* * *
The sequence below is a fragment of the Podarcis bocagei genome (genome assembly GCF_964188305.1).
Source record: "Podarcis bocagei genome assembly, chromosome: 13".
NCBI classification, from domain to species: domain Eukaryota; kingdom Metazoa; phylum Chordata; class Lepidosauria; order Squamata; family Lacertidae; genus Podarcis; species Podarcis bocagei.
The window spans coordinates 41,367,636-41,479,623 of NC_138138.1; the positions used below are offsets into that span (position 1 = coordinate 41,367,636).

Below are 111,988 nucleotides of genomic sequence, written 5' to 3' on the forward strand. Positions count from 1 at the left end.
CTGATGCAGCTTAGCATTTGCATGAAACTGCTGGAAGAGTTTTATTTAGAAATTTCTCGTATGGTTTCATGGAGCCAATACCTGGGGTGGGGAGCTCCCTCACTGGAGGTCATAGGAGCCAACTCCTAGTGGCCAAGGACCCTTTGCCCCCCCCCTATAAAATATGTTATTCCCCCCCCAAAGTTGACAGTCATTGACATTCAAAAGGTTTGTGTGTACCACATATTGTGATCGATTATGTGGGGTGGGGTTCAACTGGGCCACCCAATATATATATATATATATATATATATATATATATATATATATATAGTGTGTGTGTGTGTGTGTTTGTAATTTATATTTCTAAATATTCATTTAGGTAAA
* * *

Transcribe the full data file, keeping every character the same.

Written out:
The sequence below is a fragment of the Podarcis bocagei genome (genome assembly GCF_964188305.1).
Source record: "Podarcis bocagei genome assembly, chromosome: 13".
NCBI classification, from domain to species: domain Eukaryota; kingdom Metazoa; phylum Chordata; class Lepidosauria; order Squamata; family Lacertidae; genus Podarcis; species Podarcis bocagei.
The window spans coordinates 41,367,636-41,479,623 of NC_138138.1; the positions used below are offsets into that span (position 1 = coordinate 41,367,636).

Below are 111,988 nucleotides of genomic sequence, written 5' to 3' on the forward strand. Positions count from 1 at the left end.
CTGATGCAGCTTAGCATTTGCATGAAACTGCTGGAAGAGTTTTATTTAGAAATTTCTCGTATGGTTTCATGGAGCCAATACCTGGGGTGGGGAGCTCCCTCACTGGAGGTCATAGGAGCCAACTCCTAGTGGCCAAGGACCCTTTGCCCCCCCCCTATAAAATATGTTATTCCCCCCCCAAAGTTGACAGTCATTGACATTCAAAAGGTTTGTGTGTACCACATATTGTGATCGATTATGTGGGGTGGGGTTCAACTGGGCCACCCAATATATATATATATATATATATATATATATATATATATATATATAGTGTGTGTGTGTGTGTGTTTGTAATTTATATTTCTAAATATTCATTTAGGTAAA